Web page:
AHL road trip: Sommer in Worcester

Coach Roy Sommer is entering his 15th season behind the bench of the Worcester Sharks. He is just...

Coach Roy Sommer is entering his 15th season behind the bench of the Worcester Sharks. He is just the fourth coach to crack the 500-win mark in the American Hockey League. (Steve Babineau/photo)

ROB LONGLEY, QMI Agency

, Last Updated: 3:56 AM ET

MARLBOROUGH, MASS. - If he ever found the time to write a book about his life in hockey, where would Roy Sommer start?

Would it be in California, where he grew up in the 1960s and ’70s and was one of the first from the state ever to be drafted in the NHL?

Would it be his first pro training camp where a spear in the back from notorious Maple Leaf Tiger Williams left a lasting impression?

Or would it be the life as a coach that has seen him settle into one of the more accomplished and well-travelled figures in minor pro hockey?

“If I could ever write a book, I’d have some stories to tell,” the Worcester Sharks coach said after a training camp practice here this week. “Anyone who gets into coaching and thinks they are going to be in one place ... their career isn’t going to last too long.”

If anyone would know, it is Sommer, who is preparing for his 15th season behind the bench of the San Jose Sharks’ top farm team. With 509 wins, he’s just the fourth coach in AHL history to crack 500, testament to his longevity and the commitment the Sharks have to his work.

No fewer than 15 players on the 2011-12 NHL roster spent some time under Sommer, either here or at previous AHL stops in Cleveland and Lexington, Ky. And if his past record holds true, more will be on the way.

“I think the most gratifying thing is watching NHL games and the amount of players I’ve had a hand in,” Sommer said. “I think it’s over 120 players I’ve had who have made it.

“I think I probably do it better than anybody in our league. You have to change with the times and with the kids.”

While there are the Ryan Clowes and Logan Coutures of the world — top prospects who developed in the conventional way — the career minor leaguer in Sommer takes pride in unearthing a player the rest of the hockey world missed. The classic example on the current NHL Sharks is forward Andrew Desjardins, who Sommer first stumbled across when he was playing for the Laredo Bucks of the Central Hockey League, as close to a dead end as an aspiring pro can land.

“The first 10 minutes I saw him on the ice, I knew somebody missed the boat on this guy,” Sommer said. “To see him go on to the NHL ... those are the kinds of stories that keep me going, especially at the American League level, to see guys get the opportunity and actually make it.”

There’s no doubt Pommer has an eye for it and can deliver solid pros to coach Todd McClellan and the big-league Sharks. The latest example might be Yanni Gourde, a diminutive undrafted forward who piled up 124 points with the Victoriaville Tigres last season with the Quebec Major Junior League.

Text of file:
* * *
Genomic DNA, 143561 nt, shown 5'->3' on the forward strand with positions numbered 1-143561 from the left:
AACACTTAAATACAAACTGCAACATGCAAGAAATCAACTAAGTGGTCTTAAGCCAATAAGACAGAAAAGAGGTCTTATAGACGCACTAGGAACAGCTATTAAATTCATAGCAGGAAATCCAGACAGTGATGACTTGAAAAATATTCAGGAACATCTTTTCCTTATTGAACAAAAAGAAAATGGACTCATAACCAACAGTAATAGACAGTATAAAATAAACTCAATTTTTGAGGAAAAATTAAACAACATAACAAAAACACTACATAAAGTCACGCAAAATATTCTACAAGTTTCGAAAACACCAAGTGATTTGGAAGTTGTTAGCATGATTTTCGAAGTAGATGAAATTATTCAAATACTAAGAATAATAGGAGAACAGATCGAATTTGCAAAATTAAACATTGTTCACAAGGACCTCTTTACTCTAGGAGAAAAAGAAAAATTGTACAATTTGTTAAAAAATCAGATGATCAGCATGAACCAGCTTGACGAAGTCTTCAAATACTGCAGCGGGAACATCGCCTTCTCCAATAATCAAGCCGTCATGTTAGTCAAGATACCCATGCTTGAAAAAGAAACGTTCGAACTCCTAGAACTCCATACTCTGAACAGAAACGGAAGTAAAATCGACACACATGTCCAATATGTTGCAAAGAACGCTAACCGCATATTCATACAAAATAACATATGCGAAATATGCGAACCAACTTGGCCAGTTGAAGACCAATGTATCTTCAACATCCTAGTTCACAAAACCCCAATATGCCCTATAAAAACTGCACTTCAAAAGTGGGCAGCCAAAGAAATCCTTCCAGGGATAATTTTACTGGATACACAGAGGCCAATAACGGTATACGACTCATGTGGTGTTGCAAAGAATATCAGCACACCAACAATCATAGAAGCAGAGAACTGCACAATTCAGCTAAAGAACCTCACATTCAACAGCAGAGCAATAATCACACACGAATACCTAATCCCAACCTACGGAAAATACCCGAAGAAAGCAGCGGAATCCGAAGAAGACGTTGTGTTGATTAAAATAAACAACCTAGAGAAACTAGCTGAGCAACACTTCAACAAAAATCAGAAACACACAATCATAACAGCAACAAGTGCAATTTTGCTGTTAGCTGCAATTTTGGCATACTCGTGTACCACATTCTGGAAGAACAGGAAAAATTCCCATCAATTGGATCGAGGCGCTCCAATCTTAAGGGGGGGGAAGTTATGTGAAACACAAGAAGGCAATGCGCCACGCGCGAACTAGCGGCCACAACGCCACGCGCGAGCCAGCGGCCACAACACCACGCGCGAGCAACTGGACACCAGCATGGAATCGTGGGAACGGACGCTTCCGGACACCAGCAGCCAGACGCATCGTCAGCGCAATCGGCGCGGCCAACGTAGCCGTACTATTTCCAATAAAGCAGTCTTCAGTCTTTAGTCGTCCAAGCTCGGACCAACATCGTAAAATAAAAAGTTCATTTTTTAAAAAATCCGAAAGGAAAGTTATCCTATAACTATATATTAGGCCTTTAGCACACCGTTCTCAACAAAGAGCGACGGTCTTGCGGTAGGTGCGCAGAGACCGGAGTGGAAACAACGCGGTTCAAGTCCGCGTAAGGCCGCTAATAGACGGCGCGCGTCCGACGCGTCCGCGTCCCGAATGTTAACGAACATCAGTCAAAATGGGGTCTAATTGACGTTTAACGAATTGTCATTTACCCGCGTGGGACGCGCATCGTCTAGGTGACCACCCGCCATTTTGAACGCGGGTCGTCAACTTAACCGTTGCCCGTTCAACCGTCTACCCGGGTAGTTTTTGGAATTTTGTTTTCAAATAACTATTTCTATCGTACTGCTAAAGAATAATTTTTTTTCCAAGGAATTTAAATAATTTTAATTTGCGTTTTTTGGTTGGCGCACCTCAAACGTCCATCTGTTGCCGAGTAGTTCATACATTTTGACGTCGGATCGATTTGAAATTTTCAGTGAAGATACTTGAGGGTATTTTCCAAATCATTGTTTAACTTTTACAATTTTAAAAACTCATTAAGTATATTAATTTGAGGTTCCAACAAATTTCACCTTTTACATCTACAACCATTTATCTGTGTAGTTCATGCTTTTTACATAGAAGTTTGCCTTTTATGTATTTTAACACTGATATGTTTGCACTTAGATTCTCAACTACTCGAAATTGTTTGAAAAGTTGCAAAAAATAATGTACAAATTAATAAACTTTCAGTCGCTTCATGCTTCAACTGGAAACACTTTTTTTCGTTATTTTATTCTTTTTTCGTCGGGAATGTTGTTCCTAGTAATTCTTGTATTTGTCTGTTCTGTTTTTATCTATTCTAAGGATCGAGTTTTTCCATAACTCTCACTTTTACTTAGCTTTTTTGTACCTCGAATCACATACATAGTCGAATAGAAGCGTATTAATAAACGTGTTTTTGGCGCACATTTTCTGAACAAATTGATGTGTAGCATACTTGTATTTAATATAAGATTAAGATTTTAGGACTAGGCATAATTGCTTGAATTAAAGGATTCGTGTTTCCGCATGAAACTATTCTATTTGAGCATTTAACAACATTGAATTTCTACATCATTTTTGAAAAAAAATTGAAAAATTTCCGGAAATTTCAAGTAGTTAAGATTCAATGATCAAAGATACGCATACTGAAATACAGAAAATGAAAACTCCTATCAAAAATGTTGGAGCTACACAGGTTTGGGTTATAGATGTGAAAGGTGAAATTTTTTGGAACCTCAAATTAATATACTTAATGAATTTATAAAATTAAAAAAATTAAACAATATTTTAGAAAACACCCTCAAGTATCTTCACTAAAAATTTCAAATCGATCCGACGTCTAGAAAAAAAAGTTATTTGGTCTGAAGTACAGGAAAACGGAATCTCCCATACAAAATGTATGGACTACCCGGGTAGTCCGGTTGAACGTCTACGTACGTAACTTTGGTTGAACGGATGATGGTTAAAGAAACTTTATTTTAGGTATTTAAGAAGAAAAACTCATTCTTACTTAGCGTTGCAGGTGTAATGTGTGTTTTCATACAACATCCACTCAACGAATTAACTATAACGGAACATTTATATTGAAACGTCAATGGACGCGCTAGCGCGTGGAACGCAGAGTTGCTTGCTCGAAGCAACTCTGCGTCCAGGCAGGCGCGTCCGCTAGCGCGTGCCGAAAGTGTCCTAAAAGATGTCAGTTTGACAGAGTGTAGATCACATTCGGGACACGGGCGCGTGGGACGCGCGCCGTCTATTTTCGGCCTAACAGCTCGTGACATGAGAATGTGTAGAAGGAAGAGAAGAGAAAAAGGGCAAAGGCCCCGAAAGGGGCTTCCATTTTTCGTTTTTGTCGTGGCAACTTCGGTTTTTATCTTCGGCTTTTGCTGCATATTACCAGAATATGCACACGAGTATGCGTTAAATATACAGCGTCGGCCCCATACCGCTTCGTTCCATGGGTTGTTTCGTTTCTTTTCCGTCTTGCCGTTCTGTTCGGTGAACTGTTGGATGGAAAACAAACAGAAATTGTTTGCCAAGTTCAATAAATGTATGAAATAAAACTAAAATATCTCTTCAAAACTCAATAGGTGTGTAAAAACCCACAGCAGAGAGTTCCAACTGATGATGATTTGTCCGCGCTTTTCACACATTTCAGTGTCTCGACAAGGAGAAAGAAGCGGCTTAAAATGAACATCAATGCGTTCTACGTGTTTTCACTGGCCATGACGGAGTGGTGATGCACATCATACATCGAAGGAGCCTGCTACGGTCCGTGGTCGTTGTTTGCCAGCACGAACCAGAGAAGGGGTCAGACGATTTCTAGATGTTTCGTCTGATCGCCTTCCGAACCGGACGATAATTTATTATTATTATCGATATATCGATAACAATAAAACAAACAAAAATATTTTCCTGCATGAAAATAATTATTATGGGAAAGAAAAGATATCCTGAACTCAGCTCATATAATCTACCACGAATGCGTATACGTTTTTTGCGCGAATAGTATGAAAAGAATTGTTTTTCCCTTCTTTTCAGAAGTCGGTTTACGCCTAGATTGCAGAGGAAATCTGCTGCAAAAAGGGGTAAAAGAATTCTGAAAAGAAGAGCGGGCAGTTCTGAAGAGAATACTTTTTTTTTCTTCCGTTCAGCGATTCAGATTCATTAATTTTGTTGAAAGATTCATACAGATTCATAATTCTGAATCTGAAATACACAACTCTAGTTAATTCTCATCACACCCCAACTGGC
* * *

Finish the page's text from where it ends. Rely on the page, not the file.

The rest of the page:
“I’ve been telling everybody here to watch out, he’ll end up getting (AHL) rookie of the year,” Sommer said. “I think he’s that good.”

Sommer’s style is not for the weak of heart. The Sharks had 136 major penalties last season, a point of pride for a coach who has seen about all there is to see in hockey’s minor pro levels, including coaching the San Jose Rhinos roller hockey squad.

In both Worcester and Manchester, N.H., folks are still talking about the bench-clearing brawl last season and anticipating the rematch this time around. Let’s just say that by the look of Sommer’s lineup, the Sharks will be armed and ready for the rematch.

Sommer was drafted by the Leafs in 1977, a sixth-rounder and 101st overall. Like any kid, whether he makes it or not, Sommer will never forget his one camp in Toronto.

“I was skating around and Tiger Williams speared me right in the back,” Sommer said. “He said ‘hey kid, you aren’t taking my job.’

By the time he hit age 30 and with all of three NHL games under his belt — with Wayne Gretzky and the 1980-81 Oilers, no less — making a living playing the game was fast expiring. When the opportunity to coach was presented to Sommer, he hasn’t looked back.

“I was a career minor leaguer and it was time to do something else,” Sommer said. “I was going to be an electrician. But then I saw guys walking around bitching and moaning. All their backs were shot from carrying their tool belts and I was like, ‘I don’t want to do this.’”

KID GETS SECOND CHANCE

With the benefit of hindsight, James Sheppard wonders how his career might have evolved if he had a stint in the AHL earlier.

At age 24, Sheppard is far from washed up age wise. But coming off two seasons recuperating from a shattered knee sustained in an ATV accident, the Nova Scotia native is about to a second chance at being an impactful NHLer.

A first-round pick of the Minnesota Wild in 2006 (ninth overall), Sheppard was dealt to San Jose for a third-round pick in the summer of 2011. With his knee put back together, he is hoping a stint — and possibly a full season — with the Worcester Sharks will get him back to the bigs.

“Looking back, if I could have played in the AHL, it would have a perfect step for me,” said Sheppard, who had 11 goals and 38 assists in 224 NHL games with the Wild. “I was too mature for (junior) and I don’t think I was ready to play in the NHL.

“I realize there’s still a lot I can accomplish. Two years recuperating is a long time to learn about yourself.”

Sharks director of pro scouting, John Ferguson Jr., said that giving Sheppard that shot is “a low-risk, high-reward” proposition that could pay off if he realizes some of his earlier potential.

“They’ve believed in me,” Sheppard said. “Trading for me when I was injured said a lot. The big thing is, I still have moments where I feel like I did when I was 18 and now I feel like I have someone behind me.”


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